After a time the materials had covered one wall of the room, obscuring the decorations of a childhood. Chairs, wardrobes and a mattress finished what was, initially, a heap of bark and paper. He stood back admiring the work then reached for the box of matches from his coat's inside pocket. He lit three and cast them onto the pile. They soon went out.

He pulled a book from the mound and set it alight instead. It caught, and he set it about the pile. Soon the whole wall was ablaze. He walked backwards to the door frame, eyes dancing over his work. The fire leaped and soared. It crawled over the walls, smouldering paper and moving further into the framing timber of the building.

The fire setter became aware that he must escape. The fire was now consuming the entirety of the building. He ran to the front door. The main panelling was far too secure but it had framing windows with a single sheet of plywood, secured at the top by two lightly hammered nails. He pulled it from the bottom, breaking the piece in two and cast that which he held back for the all consuming flames. He kicked the glass out and escaped. Quietly he crossed the road in front of the building and turned.

The fire was not obvious inside the place. Flames licked the roof and down the tree on the top floor. Behind the boards a bright orange glowered at him casting a glowing shadow of his darkened form. The sky was brightening. It was nearly dawn, and as the flamed leaped higher and the roof collapsed; the sun was revealed and it seemed that the whole world was on fire.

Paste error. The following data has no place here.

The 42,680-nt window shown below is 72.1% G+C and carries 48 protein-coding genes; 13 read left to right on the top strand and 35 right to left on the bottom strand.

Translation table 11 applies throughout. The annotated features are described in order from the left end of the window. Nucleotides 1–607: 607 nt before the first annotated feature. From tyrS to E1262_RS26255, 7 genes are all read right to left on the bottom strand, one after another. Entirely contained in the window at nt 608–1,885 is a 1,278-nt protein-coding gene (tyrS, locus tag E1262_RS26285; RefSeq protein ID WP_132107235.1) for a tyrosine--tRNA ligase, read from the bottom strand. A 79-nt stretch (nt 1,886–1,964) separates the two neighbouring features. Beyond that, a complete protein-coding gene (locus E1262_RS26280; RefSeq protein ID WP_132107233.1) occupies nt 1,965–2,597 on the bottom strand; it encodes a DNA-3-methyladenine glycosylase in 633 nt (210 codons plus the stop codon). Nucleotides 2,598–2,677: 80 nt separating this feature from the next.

He was content for a few moments. He had spent the time he had, and yet, he felt and emptiness. He walked home and thought about his actions. Carefully he justified them with himself, nobody was hurt, it hadn't been lived in for years, and slowly the feeling of shame faded. His conscience was silenced. His nature was changed. The last vestiges of his humanity died.

For a week he slept, going about the tasks of life in a laze. He noticed little and ignored most of the people that tried to engage him. It was as if he wasn't there.

He went back to the site. It was not forgotten by the government's services. Probably accidental, natural causes the police had thought. So he was able to walk over the earth. He ran his fingers through the ash. Why did he set the fire? Because there was nothing to do? Surely he could have found something. His conscience was speaking up, his nature reverted. Like a phoenix his humanity was reborn and it sobbed.

He knelt in the blackened earth as questioned swamped his mind. He cried out as he tried to answer them. Wept when he had not answers. And collapsed when he realised that he had no reason to live.

For that was why he had set the fire, he now realised. It was something he had not already done. This was why he had not set more. Nothing appealed to him. No aspect of life could hold his attention.

There was nothing to do. There was nothing to do. There was nothing to do. There was nothing to do. There was nothing to do.

And it was this that he repeated, endlessly, forlornly, hopelessly, as they found him, as they took him away, as they investigated and judged. All this time he repeated, he did not eat, he did not sleep, drink or think and so the last traces of life left him three weeks after the fact, with the words on his lips.

There was nothing to do.